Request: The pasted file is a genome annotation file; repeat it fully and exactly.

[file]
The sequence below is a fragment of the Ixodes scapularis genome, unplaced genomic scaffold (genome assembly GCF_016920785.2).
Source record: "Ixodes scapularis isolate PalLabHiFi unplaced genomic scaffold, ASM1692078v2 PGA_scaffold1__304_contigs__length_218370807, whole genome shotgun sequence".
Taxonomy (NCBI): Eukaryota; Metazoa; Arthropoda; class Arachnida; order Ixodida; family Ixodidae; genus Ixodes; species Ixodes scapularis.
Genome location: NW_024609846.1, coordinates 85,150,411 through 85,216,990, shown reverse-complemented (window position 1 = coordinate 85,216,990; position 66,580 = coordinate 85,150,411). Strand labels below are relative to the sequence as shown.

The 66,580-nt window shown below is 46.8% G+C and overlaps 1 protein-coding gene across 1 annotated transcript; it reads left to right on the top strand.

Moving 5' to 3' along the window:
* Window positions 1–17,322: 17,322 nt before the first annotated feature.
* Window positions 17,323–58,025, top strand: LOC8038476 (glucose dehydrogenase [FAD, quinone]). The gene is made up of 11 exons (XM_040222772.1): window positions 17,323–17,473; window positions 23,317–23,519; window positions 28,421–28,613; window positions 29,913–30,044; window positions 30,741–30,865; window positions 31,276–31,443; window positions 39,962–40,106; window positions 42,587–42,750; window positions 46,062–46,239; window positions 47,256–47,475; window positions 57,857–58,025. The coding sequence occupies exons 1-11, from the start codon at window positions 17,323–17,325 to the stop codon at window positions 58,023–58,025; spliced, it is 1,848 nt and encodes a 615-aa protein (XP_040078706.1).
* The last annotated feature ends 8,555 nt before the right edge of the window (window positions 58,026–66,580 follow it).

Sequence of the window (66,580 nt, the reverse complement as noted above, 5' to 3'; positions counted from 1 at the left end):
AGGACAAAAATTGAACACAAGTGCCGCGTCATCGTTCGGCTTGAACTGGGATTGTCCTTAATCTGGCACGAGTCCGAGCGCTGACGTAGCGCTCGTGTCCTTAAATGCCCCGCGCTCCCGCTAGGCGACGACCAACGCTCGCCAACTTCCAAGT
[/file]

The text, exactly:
The sequence below is a fragment of the Ixodes scapularis genome, unplaced genomic scaffold (genome assembly GCF_016920785.2).
Source record: "Ixodes scapularis isolate PalLabHiFi unplaced genomic scaffold, ASM1692078v2 PGA_scaffold1__304_contigs__length_218370807, whole genome shotgun sequence".
Taxonomy (NCBI): Eukaryota; Metazoa; Arthropoda; class Arachnida; order Ixodida; family Ixodidae; genus Ixodes; species Ixodes scapularis.
Genome location: NW_024609846.1, coordinates 85,150,411 through 85,216,990, shown reverse-complemented (window position 1 = coordinate 85,216,990; position 66,580 = coordinate 85,150,411). Strand labels below are relative to the sequence as shown.

The 66,580-nt window shown below is 46.8% G+C and overlaps 1 protein-coding gene across 1 annotated transcript; it reads left to right on the top strand.

Moving 5' to 3' along the window:
* Window positions 1–17,322: 17,322 nt before the first annotated feature.
* Window positions 17,323–58,025, top strand: LOC8038476 (glucose dehydrogenase [FAD, quinone]). The gene is made up of 11 exons (XM_040222772.1): window positions 17,323–17,473; window positions 23,317–23,519; window positions 28,421–28,613; window positions 29,913–30,044; window positions 30,741–30,865; window positions 31,276–31,443; window positions 39,962–40,106; window positions 42,587–42,750; window positions 46,062–46,239; window positions 47,256–47,475; window positions 57,857–58,025. The coding sequence occupies exons 1-11, from the start codon at window positions 17,323–17,325 to the stop codon at window positions 58,023–58,025; spliced, it is 1,848 nt and encodes a 615-aa protein (XP_040078706.1).
* The last annotated feature ends 8,555 nt before the right edge of the window (window positions 58,026–66,580 follow it).

Sequence of the window (66,580 nt, the reverse complement as noted above, 5' to 3'; positions counted from 1 at the left end):
AGGACAAAAATTGAACACAAGTGCCGCGTCATCGTTCGGCTTGAACTGGGATTGTCCTTAATCTGGCACGAGTCCGAGCGCTGACGTAGCGCTCGTGTCCTTAAATGCCCCGCGCTCCCGCTAGGCGACGACCAACGCTCGCCAACTTCCAAGT